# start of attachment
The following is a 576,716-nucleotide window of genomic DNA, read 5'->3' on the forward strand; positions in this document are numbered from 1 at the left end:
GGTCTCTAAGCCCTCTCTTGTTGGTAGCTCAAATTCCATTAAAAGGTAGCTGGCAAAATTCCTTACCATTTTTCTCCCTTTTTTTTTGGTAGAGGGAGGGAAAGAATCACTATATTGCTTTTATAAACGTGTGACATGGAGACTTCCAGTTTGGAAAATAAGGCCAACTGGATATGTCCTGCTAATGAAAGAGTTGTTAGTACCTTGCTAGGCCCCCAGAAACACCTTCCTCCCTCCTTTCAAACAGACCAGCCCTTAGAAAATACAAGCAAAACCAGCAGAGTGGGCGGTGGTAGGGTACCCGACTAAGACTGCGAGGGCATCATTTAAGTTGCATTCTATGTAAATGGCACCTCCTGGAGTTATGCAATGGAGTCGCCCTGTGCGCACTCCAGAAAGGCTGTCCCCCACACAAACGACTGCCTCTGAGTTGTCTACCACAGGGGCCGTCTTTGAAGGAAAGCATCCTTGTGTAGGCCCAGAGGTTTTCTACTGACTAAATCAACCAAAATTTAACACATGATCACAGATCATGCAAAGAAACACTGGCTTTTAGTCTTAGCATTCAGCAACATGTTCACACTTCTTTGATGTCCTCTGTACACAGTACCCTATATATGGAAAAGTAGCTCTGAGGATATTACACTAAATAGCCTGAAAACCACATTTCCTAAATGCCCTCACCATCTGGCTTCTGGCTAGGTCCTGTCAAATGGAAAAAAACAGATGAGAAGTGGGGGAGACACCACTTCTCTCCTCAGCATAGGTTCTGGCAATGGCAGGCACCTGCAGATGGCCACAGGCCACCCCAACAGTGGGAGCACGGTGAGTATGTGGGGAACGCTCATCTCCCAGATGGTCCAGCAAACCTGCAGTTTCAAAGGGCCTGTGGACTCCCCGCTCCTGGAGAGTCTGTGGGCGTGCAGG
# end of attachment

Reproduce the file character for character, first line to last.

The following is a 576,716-nucleotide window of genomic DNA, read 5'->3' on the forward strand; positions in this document are numbered from 1 at the left end:
GGTCTCTAAGCCCTCTCTTGTTGGTAGCTCAAATTCCATTAAAAGGTAGCTGGCAAAATTCCTTACCATTTTTCTCCCTTTTTTTTTGGTAGAGGGAGGGAAAGAATCACTATATTGCTTTTATAAACGTGTGACATGGAGACTTCCAGTTTGGAAAATAAGGCCAACTGGATATGTCCTGCTAATGAAAGAGTTGTTAGTACCTTGCTAGGCCCCCAGAAACACCTTCCTCCCTCCTTTCAAACAGACCAGCCCTTAGAAAATACAAGCAAAACCAGCAGAGTGGGCGGTGGTAGGGTACCCGACTAAGACTGCGAGGGCATCATTTAAGTTGCATTCTATGTAAATGGCACCTCCTGGAGTTATGCAATGGAGTCGCCCTGTGCGCACTCCAGAAAGGCTGTCCCCCACACAAACGACTGCCTCTGAGTTGTCTACCACAGGGGCCGTCTTTGAAGGAAAGCATCCTTGTGTAGGCCCAGAGGTTTTCTACTGACTAAATCAACCAAAATTTAACACATGATCACAGATCATGCAAAGAAACACTGGCTTTTAGTCTTAGCATTCAGCAACATGTTCACACTTCTTTGATGTCCTCTGTACACAGTACCCTATATATGGAAAAGTAGCTCTGAGGATATTACACTAAATAGCCTGAAAACCACATTTCCTAAATGCCCTCACCATCTGGCTTCTGGCTAGGTCCTGTCAAATGGAAAAAAACAGATGAGAAGTGGGGGAGACACCACTTCTCTCCTCAGCATAGGTTCTGGCAATGGCAGGCACCTGCAGATGGCCACAGGCCACCCCAACAGTGGGAGCACGGTGAGTATGTGGGGAACGCTCATCTCCCAGATGGTCCAGCAAACCTGCAGTTTCAAAGGGCCTGTGGACTCCCCGCTCCTGGAGAGTCTGTGGGCGTGCAGG